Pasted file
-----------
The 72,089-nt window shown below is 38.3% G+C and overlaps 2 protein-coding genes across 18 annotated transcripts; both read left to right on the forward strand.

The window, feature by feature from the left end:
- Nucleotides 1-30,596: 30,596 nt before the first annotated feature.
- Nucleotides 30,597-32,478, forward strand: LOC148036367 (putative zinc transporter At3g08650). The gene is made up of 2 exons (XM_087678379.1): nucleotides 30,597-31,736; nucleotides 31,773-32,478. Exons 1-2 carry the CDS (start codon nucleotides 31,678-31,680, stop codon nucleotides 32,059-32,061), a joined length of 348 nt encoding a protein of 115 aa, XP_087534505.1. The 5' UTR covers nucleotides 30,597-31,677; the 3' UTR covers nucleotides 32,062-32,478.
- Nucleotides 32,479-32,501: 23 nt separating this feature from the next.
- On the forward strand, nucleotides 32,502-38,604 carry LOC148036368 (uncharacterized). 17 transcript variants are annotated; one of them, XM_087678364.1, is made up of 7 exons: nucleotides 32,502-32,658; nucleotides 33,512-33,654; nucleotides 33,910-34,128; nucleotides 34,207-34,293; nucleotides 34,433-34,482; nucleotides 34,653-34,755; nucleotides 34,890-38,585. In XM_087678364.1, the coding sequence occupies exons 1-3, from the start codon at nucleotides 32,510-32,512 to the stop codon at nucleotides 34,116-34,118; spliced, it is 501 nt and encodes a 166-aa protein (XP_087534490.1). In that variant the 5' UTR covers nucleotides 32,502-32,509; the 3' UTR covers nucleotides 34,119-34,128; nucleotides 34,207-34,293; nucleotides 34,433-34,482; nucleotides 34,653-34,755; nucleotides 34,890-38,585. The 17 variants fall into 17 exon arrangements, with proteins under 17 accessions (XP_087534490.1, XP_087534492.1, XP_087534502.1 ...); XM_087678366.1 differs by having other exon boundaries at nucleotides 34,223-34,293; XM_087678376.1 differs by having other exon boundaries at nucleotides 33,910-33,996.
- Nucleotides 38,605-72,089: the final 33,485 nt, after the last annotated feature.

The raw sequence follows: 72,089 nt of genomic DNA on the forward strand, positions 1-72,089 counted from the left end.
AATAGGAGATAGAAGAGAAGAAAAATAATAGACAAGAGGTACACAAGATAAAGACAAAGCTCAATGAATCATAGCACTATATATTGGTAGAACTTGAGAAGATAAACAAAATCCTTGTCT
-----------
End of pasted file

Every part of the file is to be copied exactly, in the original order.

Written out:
The 72,089-nt window shown below is 38.3% G+C and overlaps 2 protein-coding genes across 18 annotated transcripts; both read left to right on the forward strand.

The window, feature by feature from the left end:
- Nucleotides 1-30,596: 30,596 nt before the first annotated feature.
- Nucleotides 30,597-32,478, forward strand: LOC148036367 (putative zinc transporter At3g08650). The gene is made up of 2 exons (XM_087678379.1): nucleotides 30,597-31,736; nucleotides 31,773-32,478. Exons 1-2 carry the CDS (start codon nucleotides 31,678-31,680, stop codon nucleotides 32,059-32,061), a joined length of 348 nt encoding a protein of 115 aa, XP_087534505.1. The 5' UTR covers nucleotides 30,597-31,677; the 3' UTR covers nucleotides 32,062-32,478.
- Nucleotides 32,479-32,501: 23 nt separating this feature from the next.
- On the forward strand, nucleotides 32,502-38,604 carry LOC148036368 (uncharacterized). 17 transcript variants are annotated; one of them, XM_087678364.1, is made up of 7 exons: nucleotides 32,502-32,658; nucleotides 33,512-33,654; nucleotides 33,910-34,128; nucleotides 34,207-34,293; nucleotides 34,433-34,482; nucleotides 34,653-34,755; nucleotides 34,890-38,585. In XM_087678364.1, the coding sequence occupies exons 1-3, from the start codon at nucleotides 32,510-32,512 to the stop codon at nucleotides 34,116-34,118; spliced, it is 501 nt and encodes a 166-aa protein (XP_087534490.1). In that variant the 5' UTR covers nucleotides 32,502-32,509; the 3' UTR covers nucleotides 34,119-34,128; nucleotides 34,207-34,293; nucleotides 34,433-34,482; nucleotides 34,653-34,755; nucleotides 34,890-38,585. The 17 variants fall into 17 exon arrangements, with proteins under 17 accessions (XP_087534490.1, XP_087534492.1, XP_087534502.1 ...); XM_087678366.1 differs by having other exon boundaries at nucleotides 34,223-34,293; XM_087678376.1 differs by having other exon boundaries at nucleotides 33,910-33,996.
- Nucleotides 38,605-72,089: the final 33,485 nt, after the last annotated feature.

The raw sequence follows: 72,089 nt of genomic DNA on the forward strand, positions 1-72,089 counted from the left end.
AATAGGAGATAGAAGAGAAGAAAAATAATAGACAAGAGGTACACAAGATAAAGACAAAGCTCAATGAATCATAGCACTATATATTGGTAGAACTTGAGAAGATAAACAAAATCCTTGTCT